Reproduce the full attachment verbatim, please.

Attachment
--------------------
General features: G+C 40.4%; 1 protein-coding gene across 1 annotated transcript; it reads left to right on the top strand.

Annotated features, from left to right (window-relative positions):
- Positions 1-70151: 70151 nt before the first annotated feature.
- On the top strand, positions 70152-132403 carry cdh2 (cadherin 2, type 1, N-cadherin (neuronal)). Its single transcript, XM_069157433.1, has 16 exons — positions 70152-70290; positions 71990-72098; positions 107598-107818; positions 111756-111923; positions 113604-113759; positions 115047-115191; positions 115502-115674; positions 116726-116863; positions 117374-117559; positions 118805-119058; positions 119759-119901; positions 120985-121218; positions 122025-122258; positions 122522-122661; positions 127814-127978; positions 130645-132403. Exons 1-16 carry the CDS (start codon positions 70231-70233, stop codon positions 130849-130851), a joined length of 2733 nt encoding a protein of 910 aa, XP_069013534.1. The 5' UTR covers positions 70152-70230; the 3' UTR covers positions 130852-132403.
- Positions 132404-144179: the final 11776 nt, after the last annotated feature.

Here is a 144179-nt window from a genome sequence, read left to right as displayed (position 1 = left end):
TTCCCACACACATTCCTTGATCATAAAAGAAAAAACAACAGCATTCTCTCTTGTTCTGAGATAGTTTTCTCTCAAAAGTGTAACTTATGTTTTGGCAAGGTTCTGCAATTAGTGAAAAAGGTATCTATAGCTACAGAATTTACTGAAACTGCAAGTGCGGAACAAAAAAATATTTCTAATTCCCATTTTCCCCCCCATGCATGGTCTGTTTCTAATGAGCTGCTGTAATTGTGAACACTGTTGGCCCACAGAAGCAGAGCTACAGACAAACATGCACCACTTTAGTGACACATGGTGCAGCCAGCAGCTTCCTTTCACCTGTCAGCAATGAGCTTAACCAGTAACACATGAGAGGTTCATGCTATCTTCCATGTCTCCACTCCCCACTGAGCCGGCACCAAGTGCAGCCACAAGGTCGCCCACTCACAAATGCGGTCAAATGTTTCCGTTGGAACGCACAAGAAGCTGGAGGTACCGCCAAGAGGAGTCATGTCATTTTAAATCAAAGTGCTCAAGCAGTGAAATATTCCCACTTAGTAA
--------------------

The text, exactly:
General features: G+C 40.4%; 1 protein-coding gene across 1 annotated transcript; it reads left to right on the top strand.

Annotated features, from left to right (window-relative positions):
- Positions 1-70151: 70151 nt before the first annotated feature.
- On the top strand, positions 70152-132403 carry cdh2 (cadherin 2, type 1, N-cadherin (neuronal)). Its single transcript, XM_069157433.1, has 16 exons — positions 70152-70290; positions 71990-72098; positions 107598-107818; positions 111756-111923; positions 113604-113759; positions 115047-115191; positions 115502-115674; positions 116726-116863; positions 117374-117559; positions 118805-119058; positions 119759-119901; positions 120985-121218; positions 122025-122258; positions 122522-122661; positions 127814-127978; positions 130645-132403. Exons 1-16 carry the CDS (start codon positions 70231-70233, stop codon positions 130849-130851), a joined length of 2733 nt encoding a protein of 910 aa, XP_069013534.1. The 5' UTR covers positions 70152-70230; the 3' UTR covers positions 130852-132403.
- Positions 132404-144179: the final 11776 nt, after the last annotated feature.

Here is a 144179-nt window from a genome sequence, read left to right as displayed (position 1 = left end):
TTCCCACACACATTCCTTGATCATAAAAGAAAAAACAACAGCATTCTCTCTTGTTCTGAGATAGTTTTCTCTCAAAAGTGTAACTTATGTTTTGGCAAGGTTCTGCAATTAGTGAAAAAGGTATCTATAGCTACAGAATTTACTGAAACTGCAAGTGCGGAACAAAAAAATATTTCTAATTCCCATTTTCCCCCCCATGCATGGTCTGTTTCTAATGAGCTGCTGTAATTGTGAACACTGTTGGCCCACAGAAGCAGAGCTACAGACAAACATGCACCACTTTAGTGACACATGGTGCAGCCAGCAGCTTCCTTTCACCTGTCAGCAATGAGCTTAACCAGTAACACATGAGAGGTTCATGCTATCTTCCATGTCTCCACTCCCCACTGAGCCGGCACCAAGTGCAGCCACAAGGTCGCCCACTCACAAATGCGGTCAAATGTTTCCGTTGGAACGCACAAGAAGCTGGAGGTACCGCCAAGAGGAGTCATGTCATTTTAAATCAAAGTGCTCAAGCAGTGAAATATTCCCACTTAGTAA